Having the title of lama is not without its problems. The very title itself invites projections of various kinds. However, to say one is not a lama seems to imply that one is not qualified to teach. There are problems whether one uses the title or not. One reason for this is that the term is used in such a general way that it is unclear what it implies even among Tibetans, let alone among Westerners. Although it is a translation for the Sanskrit term Guru, it is often used loosely for any monk or teacher of Dharma. It should imply a person with good samaya connections playing the role of guru for students who have faith and good samaya with him or her. It doesn’t have to mean an Enlightened person, even though this would be ideal. Someone like myself with good samaya connections can play the role for students who have confidence in them to teach from their own experience. In other words, I am good enough to link students with faith in me to the lineage of Awakening.
It has not been easy trying to educate my students as to the meaning of the term ‘lama’. On one occasion I was in a conversation with Khenpo Rinpoche and told him that my students had difficulty with the concept of lama. ‘That is a problem Westerners have made up for themselves,’ he said. ‘It is nothing to do with us Tibetans. We don’t have a problem with the term lama.’ I was shocked by his response and the sharpness with which it was delivered. It triggered such a reaction in me that I couldn’t contain myself. This was a serious issue that I as a Western teacher needed help with. Tibetan teachers needed help with it too if they were to teach Westerners. What did he mean by saying it was nothing to do with the Tibetans? In retrospect, I realise the strength of his reaction was a sign that he had been triggered too. He must have had a lot of trouble with Westerners misunderstanding what ‘guru’ or ‘lama’ meant. He was probably as frustrated about it as I was. I didn’t think that at the time though. Oh no! I was just triggered.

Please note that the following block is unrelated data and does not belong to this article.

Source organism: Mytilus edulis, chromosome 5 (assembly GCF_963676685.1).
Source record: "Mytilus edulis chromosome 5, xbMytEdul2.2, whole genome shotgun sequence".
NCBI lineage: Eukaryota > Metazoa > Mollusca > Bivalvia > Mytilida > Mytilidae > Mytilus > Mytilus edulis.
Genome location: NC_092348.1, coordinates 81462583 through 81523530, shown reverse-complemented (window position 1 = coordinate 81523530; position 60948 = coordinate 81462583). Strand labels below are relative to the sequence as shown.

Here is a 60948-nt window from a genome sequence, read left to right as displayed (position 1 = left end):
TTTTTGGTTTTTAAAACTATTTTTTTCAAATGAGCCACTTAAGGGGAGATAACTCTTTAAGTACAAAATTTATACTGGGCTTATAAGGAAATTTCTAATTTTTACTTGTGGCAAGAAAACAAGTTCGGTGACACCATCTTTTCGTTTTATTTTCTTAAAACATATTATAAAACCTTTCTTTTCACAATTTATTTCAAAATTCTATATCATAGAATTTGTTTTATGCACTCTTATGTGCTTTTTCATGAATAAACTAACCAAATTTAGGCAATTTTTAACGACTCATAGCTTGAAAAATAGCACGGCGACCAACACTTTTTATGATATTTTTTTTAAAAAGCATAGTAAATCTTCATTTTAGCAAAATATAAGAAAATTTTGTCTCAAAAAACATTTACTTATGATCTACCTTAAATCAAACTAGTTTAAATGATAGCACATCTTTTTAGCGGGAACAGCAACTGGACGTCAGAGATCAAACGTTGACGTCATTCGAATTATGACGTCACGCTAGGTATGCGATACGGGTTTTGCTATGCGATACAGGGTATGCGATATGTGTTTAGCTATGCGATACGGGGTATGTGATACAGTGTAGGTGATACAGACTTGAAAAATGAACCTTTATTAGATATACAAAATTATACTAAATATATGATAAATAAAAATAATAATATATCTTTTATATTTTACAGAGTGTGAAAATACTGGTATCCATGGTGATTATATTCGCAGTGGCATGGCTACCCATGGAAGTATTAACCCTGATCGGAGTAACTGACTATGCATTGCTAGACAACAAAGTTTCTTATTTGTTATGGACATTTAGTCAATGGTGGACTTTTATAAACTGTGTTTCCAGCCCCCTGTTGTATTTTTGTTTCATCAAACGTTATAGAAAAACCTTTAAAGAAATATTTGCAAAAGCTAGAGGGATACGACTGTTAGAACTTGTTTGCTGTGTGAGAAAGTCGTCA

I stood up and stormed out of the room. I stormed downstairs into the hall and when people asked me what was the matter and where I was going I simply brushed them aside and strode out of the main door. I charged off down the nearest lane and kept going with my mind more or less a blank – blank with rage and frustration.
At last, after five or ten minutes, I cooled off. I came to my senses. I realised I had been rude to walk off like that and so I had better make reparation. I was still upset. Nevertheless, I needed to apologise for my rudeness. I walked slowly back to Rinpoche’s room. I knocked and he called out to say ‘Come in.’ He was standing by the partition door and he looked at me attentively. ‘Yes?’ ‘I have come to apologise for my rudeness.’ There was a moment of silence as he continued to look at me attentively and then said, ‘Right. Now you know what ego-clinging is.’ How did that land with me? Well, it caused me pause for thought. The guru is there to cut through our ego-clinging and that is what he did.
Later in the day he gave a Dharma talk to all of us and in it clarified many points in regard to the guru or lama. He had heard me and he tried his best to help, but there still remains a whole nest of interrelated issues around language, culture and assumed conceptual frameworks that needs sorting out. It is true that we need the guru to cut through our conceptual grasping, our fixed ideas, habitual patterns and ego-clinging, but not all our teachers know us well enough to do this. Furthermore we need the guru to play a good many other roles for us as well. Over the years I have written reams and reams about the guru-teacher-student relationship and yet it is only now that I feel I have enough understanding to write a book on it.”
Lama Shenpen Hookham
The new book – The Guru Principle: A Guide to the Teacher-Student Relationship’ is published by Shambhala Publications on 17th August 2021 and will be available direct from the publisher in the US or from all online booksellers and book shops – ISBN: 9781611809268.
For more details about Lama Shenpen’s latest, acclaimed book The Guru Principle, including reviews from eminent Buddhist teachers, click here.
This is an excerpt from Keeping the Dalai Lama Waiting & Other Stories – An English Woman’s Journey to Becoming a Buddhist Lama – available now from Amazon as a paperback, kindle or audiobook. More information and links to more excerpts here.
[Words and images are copyrighted material, permission granted by the publishers/author required before reproducing]